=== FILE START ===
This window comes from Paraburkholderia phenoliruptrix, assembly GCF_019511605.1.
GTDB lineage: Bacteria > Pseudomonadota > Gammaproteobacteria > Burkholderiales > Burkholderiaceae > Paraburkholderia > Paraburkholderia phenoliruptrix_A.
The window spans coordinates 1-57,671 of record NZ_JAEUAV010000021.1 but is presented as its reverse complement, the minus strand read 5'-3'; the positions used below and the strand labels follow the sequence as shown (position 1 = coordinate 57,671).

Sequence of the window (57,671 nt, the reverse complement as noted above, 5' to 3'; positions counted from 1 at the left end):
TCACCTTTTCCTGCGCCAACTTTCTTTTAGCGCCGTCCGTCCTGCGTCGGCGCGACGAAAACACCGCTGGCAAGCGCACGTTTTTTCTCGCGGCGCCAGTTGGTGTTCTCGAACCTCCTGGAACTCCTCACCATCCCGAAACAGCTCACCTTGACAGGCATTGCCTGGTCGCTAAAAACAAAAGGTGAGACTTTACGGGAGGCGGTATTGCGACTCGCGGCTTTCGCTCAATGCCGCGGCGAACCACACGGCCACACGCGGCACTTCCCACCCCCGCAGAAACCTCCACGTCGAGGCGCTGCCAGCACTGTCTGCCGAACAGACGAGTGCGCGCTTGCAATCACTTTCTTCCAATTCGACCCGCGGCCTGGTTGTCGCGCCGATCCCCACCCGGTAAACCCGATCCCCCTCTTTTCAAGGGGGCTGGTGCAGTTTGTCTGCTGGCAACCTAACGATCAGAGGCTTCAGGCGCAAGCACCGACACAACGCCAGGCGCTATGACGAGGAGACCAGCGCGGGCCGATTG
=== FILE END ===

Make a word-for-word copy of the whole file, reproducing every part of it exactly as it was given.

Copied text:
This window comes from Paraburkholderia phenoliruptrix, assembly GCF_019511605.1.
GTDB lineage: Bacteria > Pseudomonadota > Gammaproteobacteria > Burkholderiales > Burkholderiaceae > Paraburkholderia > Paraburkholderia phenoliruptrix_A.
The window spans coordinates 1-57,671 of record NZ_JAEUAV010000021.1 but is presented as its reverse complement, the minus strand read 5'-3'; the positions used below and the strand labels follow the sequence as shown (position 1 = coordinate 57,671).

Sequence of the window (57,671 nt, the reverse complement as noted above, 5' to 3'; positions counted from 1 at the left end):
TCACCTTTTCCTGCGCCAACTTTCTTTTAGCGCCGTCCGTCCTGCGTCGGCGCGACGAAAACACCGCTGGCAAGCGCACGTTTTTTCTCGCGGCGCCAGTTGGTGTTCTCGAACCTCCTGGAACTCCTCACCATCCCGAAACAGCTCACCTTGACAGGCATTGCCTGGTCGCTAAAAACAAAAGGTGAGACTTTACGGGAGGCGGTATTGCGACTCGCGGCTTTCGCTCAATGCCGCGGCGAACCACACGGCCACACGCGGCACTTCCCACCCCCGCAGAAACCTCCACGTCGAGGCGCTGCCAGCACTGTCTGCCGAACAGACGAGTGCGCGCTTGCAATCACTTTCTTCCAATTCGACCCGCGGCCTGGTTGTCGCGCCGATCCCCACCCGGTAAACCCGATCCCCCTCTTTTCAAGGGGGCTGGTGCAGTTTGTCTGCTGGCAACCTAACGATCAGAGGCTTCAGGCGCAAGCACCGACACAACGCCAGGCGCTATGACGAGGAGACCAGCGCGGGCCGATTG